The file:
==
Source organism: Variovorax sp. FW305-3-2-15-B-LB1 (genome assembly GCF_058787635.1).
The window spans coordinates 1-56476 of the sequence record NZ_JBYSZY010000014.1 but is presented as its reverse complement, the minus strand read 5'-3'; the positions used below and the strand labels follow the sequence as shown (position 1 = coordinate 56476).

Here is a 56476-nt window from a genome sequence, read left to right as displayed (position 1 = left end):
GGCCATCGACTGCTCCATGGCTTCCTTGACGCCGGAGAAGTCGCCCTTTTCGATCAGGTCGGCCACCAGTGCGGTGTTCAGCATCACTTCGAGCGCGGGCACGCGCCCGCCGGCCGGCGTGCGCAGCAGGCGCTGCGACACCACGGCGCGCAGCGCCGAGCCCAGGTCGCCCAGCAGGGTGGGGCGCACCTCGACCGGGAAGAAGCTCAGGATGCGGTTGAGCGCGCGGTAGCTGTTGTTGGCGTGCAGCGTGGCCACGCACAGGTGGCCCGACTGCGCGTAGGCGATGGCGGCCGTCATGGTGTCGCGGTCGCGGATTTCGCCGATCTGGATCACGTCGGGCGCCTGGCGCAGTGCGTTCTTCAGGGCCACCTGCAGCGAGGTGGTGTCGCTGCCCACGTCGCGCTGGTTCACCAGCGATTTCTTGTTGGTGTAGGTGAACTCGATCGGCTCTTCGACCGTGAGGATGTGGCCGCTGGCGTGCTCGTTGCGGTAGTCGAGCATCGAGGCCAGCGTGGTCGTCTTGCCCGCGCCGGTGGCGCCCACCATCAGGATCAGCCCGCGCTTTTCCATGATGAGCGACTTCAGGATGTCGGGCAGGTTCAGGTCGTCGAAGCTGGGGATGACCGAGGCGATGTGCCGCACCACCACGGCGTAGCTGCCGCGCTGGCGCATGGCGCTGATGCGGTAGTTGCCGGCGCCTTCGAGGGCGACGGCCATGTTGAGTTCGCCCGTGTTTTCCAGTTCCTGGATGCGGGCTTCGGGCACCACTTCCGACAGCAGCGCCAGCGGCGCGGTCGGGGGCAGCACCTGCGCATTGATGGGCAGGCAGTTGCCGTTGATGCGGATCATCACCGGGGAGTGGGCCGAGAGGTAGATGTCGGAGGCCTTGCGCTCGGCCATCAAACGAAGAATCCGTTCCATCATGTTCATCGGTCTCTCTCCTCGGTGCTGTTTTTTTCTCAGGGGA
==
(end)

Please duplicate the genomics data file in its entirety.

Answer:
Source organism: Variovorax sp. FW305-3-2-15-B-LB1 (genome assembly GCF_058787635.1).
The window spans coordinates 1-56476 of the sequence record NZ_JBYSZY010000014.1 but is presented as its reverse complement, the minus strand read 5'-3'; the positions used below and the strand labels follow the sequence as shown (position 1 = coordinate 56476).

Here is a 56476-nt window from a genome sequence, read left to right as displayed (position 1 = left end):
GGCCATCGACTGCTCCATGGCTTCCTTGACGCCGGAGAAGTCGCCCTTTTCGATCAGGTCGGCCACCAGTGCGGTGTTCAGCATCACTTCGAGCGCGGGCACGCGCCCGCCGGCCGGCGTGCGCAGCAGGCGCTGCGACACCACGGCGCGCAGCGCCGAGCCCAGGTCGCCCAGCAGGGTGGGGCGCACCTCGACCGGGAAGAAGCTCAGGATGCGGTTGAGCGCGCGGTAGCTGTTGTTGGCGTGCAGCGTGGCCACGCACAGGTGGCCCGACTGCGCGTAGGCGATGGCGGCCGTCATGGTGTCGCGGTCGCGGATTTCGCCGATCTGGATCACGTCGGGCGCCTGGCGCAGTGCGTTCTTCAGGGCCACCTGCAGCGAGGTGGTGTCGCTGCCCACGTCGCGCTGGTTCACCAGCGATTTCTTGTTGGTGTAGGTGAACTCGATCGGCTCTTCGACCGTGAGGATGTGGCCGCTGGCGTGCTCGTTGCGGTAGTCGAGCATCGAGGCCAGCGTGGTCGTCTTGCCCGCGCCGGTGGCGCCCACCATCAGGATCAGCCCGCGCTTTTCCATGATGAGCGACTTCAGGATGTCGGGCAGGTTCAGGTCGTCGAAGCTGGGGATGACCGAGGCGATGTGCCGCACCACCACGGCGTAGCTGCCGCGCTGGCGCATGGCGCTGATGCGGTAGTTGCCGGCGCCTTCGAGGGCGACGGCCATGTTGAGTTCGCCCGTGTTTTCCAGTTCCTGGATGCGGGCTTCGGGCACCACTTCCGACAGCAGCGCCAGCGGCGCGGTCGGGGGCAGCACCTGCGCATTGATGGGCAGGCAGTTGCCGTTGATGCGGATCATCACCGGGGAGTGGGCCGAGAGGTAGATGTCGGAGGCCTTGCGCTCGGCCATCAAACGAAGAATCCGTTCCATCATGTTCATCGGTCTCTCTCCTCGGTGCTGTTTTTTTCTCAGGGGA